Omicron variant 'made €9bn in week for top Pfizer and Moderna shareholders'

Omicron Variant 'Made €9Bn In Week For Top Pfizer And Moderna Shareholders'
Vials of the Pfizer-BioNTech and Moderna Covid vaccines. Photo: Hazem Bader/AFP via Getty
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The discovery of the Omicron coronavirus variant caused the wealth of eight top Pfizer and Moderna shareholders to skyrocket by a combined €9 billion ($10.31 billion) in one week, according to campaigners.

The campaigners from Global Justice Now said pharmaceutical executives are “making a killing from a crisis they helped to create”, with vaccine inequality helping to create the conditions for the Omicron variant to emerge.


Moderna’s shares skyrocketed after the announcement of the variant and settled at $310.61 per share on December 1st, up 13.61 per cent from the previous Wednesday. Pfizer’s shares rose by 7.41 per cent from $50.91 per share to $54.68 per share.

Moderna CEO Stephane Bancel personally became more than $824 million richer in the week after the announcement of the variant, Global Justice Now said.

With the value of his shares rising from $6,052,522,978 to $6,876,528,630, he sold off 10,000 shares for $319 each on November 26th, the day after the variant was announced, cashing out $3.19 million.

Pfizer CEO Albert Bourla meanwhile made $339,236 in the week after the announcement of the variant, campaigners said, with his smaller portfolio rising from $4,581,035 to $4,920,270.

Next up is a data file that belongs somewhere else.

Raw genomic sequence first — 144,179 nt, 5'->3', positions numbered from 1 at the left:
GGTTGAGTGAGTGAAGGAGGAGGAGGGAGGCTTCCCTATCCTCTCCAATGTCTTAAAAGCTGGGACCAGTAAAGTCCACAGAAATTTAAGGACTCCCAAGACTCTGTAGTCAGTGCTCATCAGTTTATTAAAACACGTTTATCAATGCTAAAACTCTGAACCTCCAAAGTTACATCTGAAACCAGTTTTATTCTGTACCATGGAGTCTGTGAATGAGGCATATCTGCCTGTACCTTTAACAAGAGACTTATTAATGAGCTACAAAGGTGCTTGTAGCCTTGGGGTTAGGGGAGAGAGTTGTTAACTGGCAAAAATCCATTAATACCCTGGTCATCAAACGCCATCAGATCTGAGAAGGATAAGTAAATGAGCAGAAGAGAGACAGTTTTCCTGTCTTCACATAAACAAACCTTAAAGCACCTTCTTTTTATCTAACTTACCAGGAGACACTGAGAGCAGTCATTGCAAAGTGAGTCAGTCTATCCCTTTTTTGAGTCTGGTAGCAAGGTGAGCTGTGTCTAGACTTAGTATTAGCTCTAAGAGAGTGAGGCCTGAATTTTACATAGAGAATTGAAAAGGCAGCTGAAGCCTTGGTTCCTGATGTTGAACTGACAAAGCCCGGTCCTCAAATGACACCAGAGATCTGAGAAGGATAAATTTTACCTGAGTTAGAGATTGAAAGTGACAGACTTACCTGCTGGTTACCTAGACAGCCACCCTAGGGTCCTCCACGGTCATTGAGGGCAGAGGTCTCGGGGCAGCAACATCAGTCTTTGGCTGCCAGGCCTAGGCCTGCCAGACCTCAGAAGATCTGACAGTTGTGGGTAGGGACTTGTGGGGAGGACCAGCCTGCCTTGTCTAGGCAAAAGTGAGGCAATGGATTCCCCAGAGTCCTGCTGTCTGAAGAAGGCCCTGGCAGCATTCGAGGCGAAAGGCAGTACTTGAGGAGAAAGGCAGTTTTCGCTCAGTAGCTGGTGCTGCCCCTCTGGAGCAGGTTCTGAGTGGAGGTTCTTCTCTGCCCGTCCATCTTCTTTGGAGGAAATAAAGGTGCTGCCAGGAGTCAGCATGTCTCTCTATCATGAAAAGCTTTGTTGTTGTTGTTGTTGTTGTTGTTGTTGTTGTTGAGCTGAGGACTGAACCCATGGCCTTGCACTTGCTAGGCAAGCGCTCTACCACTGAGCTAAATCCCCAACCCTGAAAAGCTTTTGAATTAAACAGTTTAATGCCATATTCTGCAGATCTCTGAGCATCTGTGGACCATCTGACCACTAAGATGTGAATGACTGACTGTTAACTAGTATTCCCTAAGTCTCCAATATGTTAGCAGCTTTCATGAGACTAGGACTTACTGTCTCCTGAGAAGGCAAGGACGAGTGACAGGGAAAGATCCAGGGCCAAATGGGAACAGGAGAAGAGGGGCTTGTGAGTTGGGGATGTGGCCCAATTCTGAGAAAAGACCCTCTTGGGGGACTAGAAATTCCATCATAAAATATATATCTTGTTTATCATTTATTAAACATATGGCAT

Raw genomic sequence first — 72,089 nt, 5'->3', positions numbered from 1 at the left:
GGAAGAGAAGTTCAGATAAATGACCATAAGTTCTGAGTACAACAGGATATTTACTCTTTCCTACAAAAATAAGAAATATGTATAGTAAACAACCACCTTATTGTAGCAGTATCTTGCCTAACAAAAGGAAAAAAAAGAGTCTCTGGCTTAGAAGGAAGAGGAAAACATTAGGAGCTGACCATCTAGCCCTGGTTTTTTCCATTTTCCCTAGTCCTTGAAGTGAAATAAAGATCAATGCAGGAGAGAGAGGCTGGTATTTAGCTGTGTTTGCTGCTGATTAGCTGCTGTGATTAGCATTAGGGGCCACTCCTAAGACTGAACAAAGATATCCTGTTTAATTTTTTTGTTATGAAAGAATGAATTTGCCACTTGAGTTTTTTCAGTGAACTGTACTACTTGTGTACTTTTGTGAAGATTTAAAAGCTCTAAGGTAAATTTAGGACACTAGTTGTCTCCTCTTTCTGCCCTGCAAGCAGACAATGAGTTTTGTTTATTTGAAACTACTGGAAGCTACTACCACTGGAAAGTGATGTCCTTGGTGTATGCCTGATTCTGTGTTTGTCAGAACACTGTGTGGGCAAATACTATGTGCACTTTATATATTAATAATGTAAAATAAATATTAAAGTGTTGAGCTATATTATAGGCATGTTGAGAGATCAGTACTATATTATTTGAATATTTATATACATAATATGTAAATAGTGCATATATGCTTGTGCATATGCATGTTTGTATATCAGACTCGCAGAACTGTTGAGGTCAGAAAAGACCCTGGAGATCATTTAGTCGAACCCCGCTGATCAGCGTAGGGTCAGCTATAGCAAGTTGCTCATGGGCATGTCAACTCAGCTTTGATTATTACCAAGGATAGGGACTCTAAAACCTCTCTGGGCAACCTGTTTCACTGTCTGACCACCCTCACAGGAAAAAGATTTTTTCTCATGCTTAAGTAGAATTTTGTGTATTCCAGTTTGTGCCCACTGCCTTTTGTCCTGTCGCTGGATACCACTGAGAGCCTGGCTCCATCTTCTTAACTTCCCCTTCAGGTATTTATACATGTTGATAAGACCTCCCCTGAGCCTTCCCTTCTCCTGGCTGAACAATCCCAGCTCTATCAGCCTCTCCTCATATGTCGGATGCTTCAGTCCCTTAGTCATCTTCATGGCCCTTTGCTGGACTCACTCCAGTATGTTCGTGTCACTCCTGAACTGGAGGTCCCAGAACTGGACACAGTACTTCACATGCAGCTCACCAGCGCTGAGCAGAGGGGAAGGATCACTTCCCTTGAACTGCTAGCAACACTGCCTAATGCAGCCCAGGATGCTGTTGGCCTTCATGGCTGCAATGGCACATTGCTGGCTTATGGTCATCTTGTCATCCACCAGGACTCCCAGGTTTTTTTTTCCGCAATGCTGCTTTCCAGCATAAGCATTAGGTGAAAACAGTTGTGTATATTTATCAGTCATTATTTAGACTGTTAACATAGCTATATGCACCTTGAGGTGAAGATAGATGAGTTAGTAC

Institutional investors

Institutional investors also saw increased wealth, with Blackrock Inc’s Moderna and Pfizer shares increasing by more than $2.5 billion in the week after the announcement.

Vanguard Group made a combined $2.7 billion; Moderna shareholders Baillie Gifford & Co increased by $1.6 billion; Morgan Stanley increased by $447 million; Flagship pioneering increased by $654 million; Pfizer investors State Street went up $1 billion; and Capital World gained $909 million.

Tim Bierley, pharma campaigner at Global Justice Now, said pharmaceutical companies “knew that grotesque levels of vaccine inequality would create prime conditions for new variants to emerge.”

“They let Covid-19 spread unabated in low and middle-income countries. And now the same pharma execs and shareholders are making a killing from a crisis they helped to create. It’s utterly obscene,” he said.

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“At every turn, these companies have obstructed efforts to more equitably distribute vaccines around the world. They have made more than enough money from the pandemic, selling two of the most lucrative drugs in history. It’s time to hand over the recipe for these essential medicines to the WHO so we can finally end this pandemic.

“It’s long past time for the UK and the EU to stand on the side of global health instead of vaccine billionaires - and get behind an intellectual property waiver on Covid-19 vaccines, tests and treatments.”

Global Justice Now called on governments to support a waiver of intellectual property rules on Covid-19 vaccines and treatments, to allow low and middle-income countries to bypass pharmaceutical monopolies and manufacture jabs for themselves.

A waiver on vaccines is supported by the WHO and some 100 countries, including the United States, but the European Union and United Kingdom have blocked the measure from progressing at the World Trade Organisation.

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